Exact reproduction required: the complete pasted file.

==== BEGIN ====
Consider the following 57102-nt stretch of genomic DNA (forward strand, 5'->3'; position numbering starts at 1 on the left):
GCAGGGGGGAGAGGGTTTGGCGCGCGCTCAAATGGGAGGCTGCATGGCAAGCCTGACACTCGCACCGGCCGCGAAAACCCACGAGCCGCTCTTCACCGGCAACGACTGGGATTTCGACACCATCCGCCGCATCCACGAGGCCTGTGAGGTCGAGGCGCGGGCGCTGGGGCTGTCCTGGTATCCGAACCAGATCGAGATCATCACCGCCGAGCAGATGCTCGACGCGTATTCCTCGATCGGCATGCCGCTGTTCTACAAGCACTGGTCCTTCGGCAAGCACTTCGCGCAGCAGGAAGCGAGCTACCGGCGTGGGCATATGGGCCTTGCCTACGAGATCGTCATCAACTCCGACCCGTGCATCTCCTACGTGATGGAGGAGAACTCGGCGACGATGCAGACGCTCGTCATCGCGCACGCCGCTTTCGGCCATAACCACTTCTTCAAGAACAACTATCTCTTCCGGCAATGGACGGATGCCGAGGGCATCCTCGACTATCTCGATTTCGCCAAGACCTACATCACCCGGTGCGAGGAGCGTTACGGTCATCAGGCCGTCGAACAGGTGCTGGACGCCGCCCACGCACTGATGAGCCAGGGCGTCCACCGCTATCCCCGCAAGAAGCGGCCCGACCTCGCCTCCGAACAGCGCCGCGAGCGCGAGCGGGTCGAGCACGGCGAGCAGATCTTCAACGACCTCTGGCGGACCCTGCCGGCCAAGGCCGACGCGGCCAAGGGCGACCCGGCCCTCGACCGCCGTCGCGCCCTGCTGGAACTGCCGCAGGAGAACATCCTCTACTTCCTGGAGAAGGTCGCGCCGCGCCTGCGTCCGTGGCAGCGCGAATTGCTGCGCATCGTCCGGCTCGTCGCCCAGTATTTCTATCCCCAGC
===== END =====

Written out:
Consider the following 57102-nt stretch of genomic DNA (forward strand, 5'->3'; position numbering starts at 1 on the left):
GCAGGGGGGAGAGGGTTTGGCGCGCGCTCAAATGGGAGGCTGCATGGCAAGCCTGACACTCGCACCGGCCGCGAAAACCCACGAGCCGCTCTTCACCGGCAACGACTGGGATTTCGACACCATCCGCCGCATCCACGAGGCCTGTGAGGTCGAGGCGCGGGCGCTGGGGCTGTCCTGGTATCCGAACCAGATCGAGATCATCACCGCCGAGCAGATGCTCGACGCGTATTCCTCGATCGGCATGCCGCTGTTCTACAAGCACTGGTCCTTCGGCAAGCACTTCGCGCAGCAGGAAGCGAGCTACCGGCGTGGGCATATGGGCCTTGCCTACGAGATCGTCATCAACTCCGACCCGTGCATCTCCTACGTGATGGAGGAGAACTCGGCGACGATGCAGACGCTCGTCATCGCGCACGCCGCTTTCGGCCATAACCACTTCTTCAAGAACAACTATCTCTTCCGGCAATGGACGGATGCCGAGGGCATCCTCGACTATCTCGATTTCGCCAAGACCTACATCACCCGGTGCGAGGAGCGTTACGGTCATCAGGCCGTCGAACAGGTGCTGGACGCCGCCCACGCACTGATGAGCCAGGGCGTCCACCGCTATCCCCGCAAGAAGCGGCCCGACCTCGCCTCCGAACAGCGCCGCGAGCGCGAGCGGGTCGAGCACGGCGAGCAGATCTTCAACGACCTCTGGCGGACCCTGCCGGCCAAGGCCGACGCGGCCAAGGGCGACCCGGCCCTCGACCGCCGTCGCGCCCTGCTGGAACTGCCGCAGGAGAACATCCTCTACTTCCTGGAGAAGGTCGCGCCGCGCCTGCGTCCGTGGCAGCGCGAATTGCTGCGCATCGTCCGGCTCGTCGCCCAGTATTTCTATCCCCAGC